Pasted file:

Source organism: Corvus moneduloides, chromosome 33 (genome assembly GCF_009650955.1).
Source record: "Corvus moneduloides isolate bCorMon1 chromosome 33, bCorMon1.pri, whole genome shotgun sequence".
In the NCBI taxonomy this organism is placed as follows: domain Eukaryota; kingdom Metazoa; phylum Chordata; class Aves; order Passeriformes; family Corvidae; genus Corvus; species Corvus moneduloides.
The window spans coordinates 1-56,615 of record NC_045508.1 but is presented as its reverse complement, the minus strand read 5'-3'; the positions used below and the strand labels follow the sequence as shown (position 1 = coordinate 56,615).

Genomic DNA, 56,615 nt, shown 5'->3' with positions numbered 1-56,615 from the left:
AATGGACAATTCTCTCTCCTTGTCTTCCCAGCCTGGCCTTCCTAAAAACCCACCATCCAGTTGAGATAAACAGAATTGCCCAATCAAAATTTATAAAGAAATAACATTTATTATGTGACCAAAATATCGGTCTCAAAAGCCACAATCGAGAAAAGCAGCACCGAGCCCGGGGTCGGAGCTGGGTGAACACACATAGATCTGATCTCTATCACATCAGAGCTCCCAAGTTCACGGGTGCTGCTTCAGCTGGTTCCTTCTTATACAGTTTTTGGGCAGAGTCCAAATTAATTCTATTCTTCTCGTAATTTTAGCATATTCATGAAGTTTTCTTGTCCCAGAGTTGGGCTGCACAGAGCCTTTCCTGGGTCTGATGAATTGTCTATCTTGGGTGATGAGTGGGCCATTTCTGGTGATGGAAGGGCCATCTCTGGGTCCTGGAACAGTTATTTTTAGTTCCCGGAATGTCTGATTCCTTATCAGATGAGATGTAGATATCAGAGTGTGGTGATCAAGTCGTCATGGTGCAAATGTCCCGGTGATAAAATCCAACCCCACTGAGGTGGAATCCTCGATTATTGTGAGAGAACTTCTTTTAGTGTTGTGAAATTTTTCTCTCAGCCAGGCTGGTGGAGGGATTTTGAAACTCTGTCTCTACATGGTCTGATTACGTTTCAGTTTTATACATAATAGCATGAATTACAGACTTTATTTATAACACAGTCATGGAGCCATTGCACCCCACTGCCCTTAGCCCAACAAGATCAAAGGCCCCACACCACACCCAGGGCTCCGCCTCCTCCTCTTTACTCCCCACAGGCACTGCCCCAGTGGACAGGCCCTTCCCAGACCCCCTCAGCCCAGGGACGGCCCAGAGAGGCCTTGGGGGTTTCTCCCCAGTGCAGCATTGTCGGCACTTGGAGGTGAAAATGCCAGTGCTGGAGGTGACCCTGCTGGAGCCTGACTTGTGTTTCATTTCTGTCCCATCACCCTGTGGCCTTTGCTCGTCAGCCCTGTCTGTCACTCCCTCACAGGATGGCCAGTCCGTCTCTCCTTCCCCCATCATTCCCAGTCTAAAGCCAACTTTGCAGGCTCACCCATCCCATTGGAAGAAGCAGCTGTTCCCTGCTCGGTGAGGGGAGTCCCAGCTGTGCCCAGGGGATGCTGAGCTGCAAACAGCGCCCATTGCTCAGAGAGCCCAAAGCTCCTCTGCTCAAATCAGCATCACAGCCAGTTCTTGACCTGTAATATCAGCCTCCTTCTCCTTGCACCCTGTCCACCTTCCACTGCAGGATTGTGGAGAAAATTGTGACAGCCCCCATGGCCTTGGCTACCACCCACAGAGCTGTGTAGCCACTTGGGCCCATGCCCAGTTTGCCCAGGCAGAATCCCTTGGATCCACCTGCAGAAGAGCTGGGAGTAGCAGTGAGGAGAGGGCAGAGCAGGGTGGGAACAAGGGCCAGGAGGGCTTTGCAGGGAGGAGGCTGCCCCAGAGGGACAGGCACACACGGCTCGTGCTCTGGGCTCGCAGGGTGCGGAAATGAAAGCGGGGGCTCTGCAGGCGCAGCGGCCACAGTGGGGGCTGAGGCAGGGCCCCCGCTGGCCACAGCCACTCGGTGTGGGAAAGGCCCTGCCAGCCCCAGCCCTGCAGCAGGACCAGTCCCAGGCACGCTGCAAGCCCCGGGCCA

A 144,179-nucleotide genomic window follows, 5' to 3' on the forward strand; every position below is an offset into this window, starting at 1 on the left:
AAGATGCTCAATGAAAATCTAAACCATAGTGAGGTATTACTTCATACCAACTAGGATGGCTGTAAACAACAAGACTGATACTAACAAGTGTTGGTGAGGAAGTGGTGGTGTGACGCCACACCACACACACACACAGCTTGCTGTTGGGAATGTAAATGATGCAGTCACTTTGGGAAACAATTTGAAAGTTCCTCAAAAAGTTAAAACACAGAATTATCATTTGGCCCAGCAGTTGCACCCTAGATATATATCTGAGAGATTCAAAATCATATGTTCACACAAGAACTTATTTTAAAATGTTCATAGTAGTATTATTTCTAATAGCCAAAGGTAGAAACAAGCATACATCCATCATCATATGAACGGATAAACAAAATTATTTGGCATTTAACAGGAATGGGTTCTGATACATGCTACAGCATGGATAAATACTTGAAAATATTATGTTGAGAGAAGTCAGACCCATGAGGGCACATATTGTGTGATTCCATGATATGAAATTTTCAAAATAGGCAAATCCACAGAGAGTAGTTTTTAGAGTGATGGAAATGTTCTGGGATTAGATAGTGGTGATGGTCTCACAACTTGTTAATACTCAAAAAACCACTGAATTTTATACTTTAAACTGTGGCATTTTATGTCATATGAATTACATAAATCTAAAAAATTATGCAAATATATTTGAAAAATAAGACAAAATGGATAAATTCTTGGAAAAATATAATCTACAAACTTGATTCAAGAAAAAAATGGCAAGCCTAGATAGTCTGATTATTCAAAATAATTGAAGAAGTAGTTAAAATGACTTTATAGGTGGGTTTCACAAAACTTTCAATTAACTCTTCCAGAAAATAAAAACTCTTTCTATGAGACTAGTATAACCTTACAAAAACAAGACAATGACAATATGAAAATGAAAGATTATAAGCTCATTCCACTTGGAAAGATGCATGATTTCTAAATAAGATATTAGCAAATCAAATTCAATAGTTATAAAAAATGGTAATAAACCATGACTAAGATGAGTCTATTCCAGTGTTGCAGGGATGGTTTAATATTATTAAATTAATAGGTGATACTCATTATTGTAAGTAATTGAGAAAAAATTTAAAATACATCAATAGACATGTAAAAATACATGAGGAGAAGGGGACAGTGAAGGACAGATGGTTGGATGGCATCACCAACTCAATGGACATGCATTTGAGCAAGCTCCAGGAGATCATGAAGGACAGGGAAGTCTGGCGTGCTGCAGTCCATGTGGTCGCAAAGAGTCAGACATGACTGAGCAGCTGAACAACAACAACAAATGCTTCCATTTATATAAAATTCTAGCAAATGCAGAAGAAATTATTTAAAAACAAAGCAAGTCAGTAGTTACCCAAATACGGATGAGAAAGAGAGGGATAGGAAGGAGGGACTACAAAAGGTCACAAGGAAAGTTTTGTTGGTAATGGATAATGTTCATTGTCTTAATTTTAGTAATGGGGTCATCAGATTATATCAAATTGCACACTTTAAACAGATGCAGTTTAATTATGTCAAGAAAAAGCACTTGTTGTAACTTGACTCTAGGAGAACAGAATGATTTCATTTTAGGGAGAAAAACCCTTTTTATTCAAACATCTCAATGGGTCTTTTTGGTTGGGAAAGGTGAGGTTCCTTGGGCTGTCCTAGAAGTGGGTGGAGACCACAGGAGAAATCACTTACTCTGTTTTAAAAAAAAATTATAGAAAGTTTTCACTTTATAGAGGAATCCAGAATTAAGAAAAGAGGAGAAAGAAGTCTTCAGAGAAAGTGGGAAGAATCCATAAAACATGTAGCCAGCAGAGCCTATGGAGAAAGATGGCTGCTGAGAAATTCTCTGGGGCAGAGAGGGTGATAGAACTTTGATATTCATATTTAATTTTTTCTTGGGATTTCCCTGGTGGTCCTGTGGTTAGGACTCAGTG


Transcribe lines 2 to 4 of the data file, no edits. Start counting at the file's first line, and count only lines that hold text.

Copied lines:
Source record: "Corvus moneduloides isolate bCorMon1 chromosome 33, bCorMon1.pri, whole genome shotgun sequence".
In the NCBI taxonomy this organism is placed as follows: domain Eukaryota; kingdom Metazoa; phylum Chordata; class Aves; order Passeriformes; family Corvidae; genus Corvus; species Corvus moneduloides.
The window spans coordinates 1-56,615 of record NC_045508.1 but is presented as its reverse complement, the minus strand read 5'-3'; the positions used below and the strand labels follow the sequence as shown (position 1 = coordinate 56,615).